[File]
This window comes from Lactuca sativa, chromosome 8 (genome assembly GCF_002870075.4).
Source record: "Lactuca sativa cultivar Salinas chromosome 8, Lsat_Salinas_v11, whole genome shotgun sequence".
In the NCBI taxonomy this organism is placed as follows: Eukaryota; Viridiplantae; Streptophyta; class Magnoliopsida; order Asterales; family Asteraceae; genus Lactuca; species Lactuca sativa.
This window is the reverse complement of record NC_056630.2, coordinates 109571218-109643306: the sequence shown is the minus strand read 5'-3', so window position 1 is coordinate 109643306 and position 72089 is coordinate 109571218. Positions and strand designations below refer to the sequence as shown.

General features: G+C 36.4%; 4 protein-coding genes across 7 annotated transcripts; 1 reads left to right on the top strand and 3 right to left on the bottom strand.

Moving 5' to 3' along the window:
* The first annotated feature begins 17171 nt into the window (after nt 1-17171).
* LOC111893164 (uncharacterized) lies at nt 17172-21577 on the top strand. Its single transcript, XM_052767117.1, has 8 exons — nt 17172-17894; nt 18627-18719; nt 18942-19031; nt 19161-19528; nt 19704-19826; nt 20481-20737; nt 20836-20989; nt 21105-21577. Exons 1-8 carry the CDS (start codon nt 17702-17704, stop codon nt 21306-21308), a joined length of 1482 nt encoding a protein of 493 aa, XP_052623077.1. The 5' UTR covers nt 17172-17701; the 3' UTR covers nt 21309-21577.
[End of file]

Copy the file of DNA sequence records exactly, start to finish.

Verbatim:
This window comes from Lactuca sativa, chromosome 8 (genome assembly GCF_002870075.4).
Source record: "Lactuca sativa cultivar Salinas chromosome 8, Lsat_Salinas_v11, whole genome shotgun sequence".
In the NCBI taxonomy this organism is placed as follows: Eukaryota; Viridiplantae; Streptophyta; class Magnoliopsida; order Asterales; family Asteraceae; genus Lactuca; species Lactuca sativa.
This window is the reverse complement of record NC_056630.2, coordinates 109571218-109643306: the sequence shown is the minus strand read 5'-3', so window position 1 is coordinate 109643306 and position 72089 is coordinate 109571218. Positions and strand designations below refer to the sequence as shown.

General features: G+C 36.4%; 4 protein-coding genes across 7 annotated transcripts; 1 reads left to right on the top strand and 3 right to left on the bottom strand.

Moving 5' to 3' along the window:
* The first annotated feature begins 17171 nt into the window (after nt 1-17171).
* LOC111893164 (uncharacterized) lies at nt 17172-21577 on the top strand. Its single transcript, XM_052767117.1, has 8 exons — nt 17172-17894; nt 18627-18719; nt 18942-19031; nt 19161-19528; nt 19704-19826; nt 20481-20737; nt 20836-20989; nt 21105-21577. Exons 1-8 carry the CDS (start codon nt 17702-17704, stop codon nt 21306-21308), a joined length of 1482 nt encoding a protein of 493 aa, XP_052623077.1. The 5' UTR covers nt 17172-17701; the 3' UTR covers nt 21309-21577.